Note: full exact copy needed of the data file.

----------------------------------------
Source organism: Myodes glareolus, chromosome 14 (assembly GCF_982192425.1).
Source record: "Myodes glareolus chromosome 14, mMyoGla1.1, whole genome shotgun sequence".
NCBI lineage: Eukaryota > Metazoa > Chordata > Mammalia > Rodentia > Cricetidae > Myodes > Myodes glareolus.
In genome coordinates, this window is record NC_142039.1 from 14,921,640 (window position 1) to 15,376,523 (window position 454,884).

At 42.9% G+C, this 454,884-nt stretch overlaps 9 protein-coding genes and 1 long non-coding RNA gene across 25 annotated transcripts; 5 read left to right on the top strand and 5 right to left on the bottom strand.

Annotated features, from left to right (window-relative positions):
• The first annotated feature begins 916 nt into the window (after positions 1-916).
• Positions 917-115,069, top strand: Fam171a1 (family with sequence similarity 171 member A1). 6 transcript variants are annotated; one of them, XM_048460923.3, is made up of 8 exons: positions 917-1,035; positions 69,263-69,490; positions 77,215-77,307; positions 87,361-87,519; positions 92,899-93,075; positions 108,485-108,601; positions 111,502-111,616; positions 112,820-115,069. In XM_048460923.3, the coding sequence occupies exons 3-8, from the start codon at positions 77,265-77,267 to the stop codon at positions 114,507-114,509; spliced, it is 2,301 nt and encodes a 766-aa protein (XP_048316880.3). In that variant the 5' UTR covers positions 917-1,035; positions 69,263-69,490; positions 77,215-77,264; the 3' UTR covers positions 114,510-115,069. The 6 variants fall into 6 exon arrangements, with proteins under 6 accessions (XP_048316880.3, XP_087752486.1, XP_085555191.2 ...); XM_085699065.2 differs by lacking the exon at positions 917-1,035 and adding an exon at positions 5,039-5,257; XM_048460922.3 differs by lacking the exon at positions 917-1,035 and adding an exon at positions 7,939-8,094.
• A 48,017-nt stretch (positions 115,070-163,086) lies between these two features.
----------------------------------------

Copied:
Source organism: Myodes glareolus, chromosome 14 (assembly GCF_982192425.1).
Source record: "Myodes glareolus chromosome 14, mMyoGla1.1, whole genome shotgun sequence".
NCBI lineage: Eukaryota > Metazoa > Chordata > Mammalia > Rodentia > Cricetidae > Myodes > Myodes glareolus.
In genome coordinates, this window is record NC_142039.1 from 14,921,640 (window position 1) to 15,376,523 (window position 454,884).

At 42.9% G+C, this 454,884-nt stretch overlaps 9 protein-coding genes and 1 long non-coding RNA gene across 25 annotated transcripts; 5 read left to right on the top strand and 5 right to left on the bottom strand.

Annotated features, from left to right (window-relative positions):
• The first annotated feature begins 916 nt into the window (after positions 1-916).
• Positions 917-115,069, top strand: Fam171a1 (family with sequence similarity 171 member A1). 6 transcript variants are annotated; one of them, XM_048460923.3, is made up of 8 exons: positions 917-1,035; positions 69,263-69,490; positions 77,215-77,307; positions 87,361-87,519; positions 92,899-93,075; positions 108,485-108,601; positions 111,502-111,616; positions 112,820-115,069. In XM_048460923.3, the coding sequence occupies exons 3-8, from the start codon at positions 77,265-77,267 to the stop codon at positions 114,507-114,509; spliced, it is 2,301 nt and encodes a 766-aa protein (XP_048316880.3). In that variant the 5' UTR covers positions 917-1,035; positions 69,263-69,490; positions 77,215-77,264; the 3' UTR covers positions 114,510-115,069. The 6 variants fall into 6 exon arrangements, with proteins under 6 accessions (XP_048316880.3, XP_087752486.1, XP_085555191.2 ...); XM_085699065.2 differs by lacking the exon at positions 917-1,035 and adding an exon at positions 5,039-5,257; XM_048460922.3 differs by lacking the exon at positions 917-1,035 and adding an exon at positions 7,939-8,094.
• A 48,017-nt stretch (positions 115,070-163,086) lies between these two features.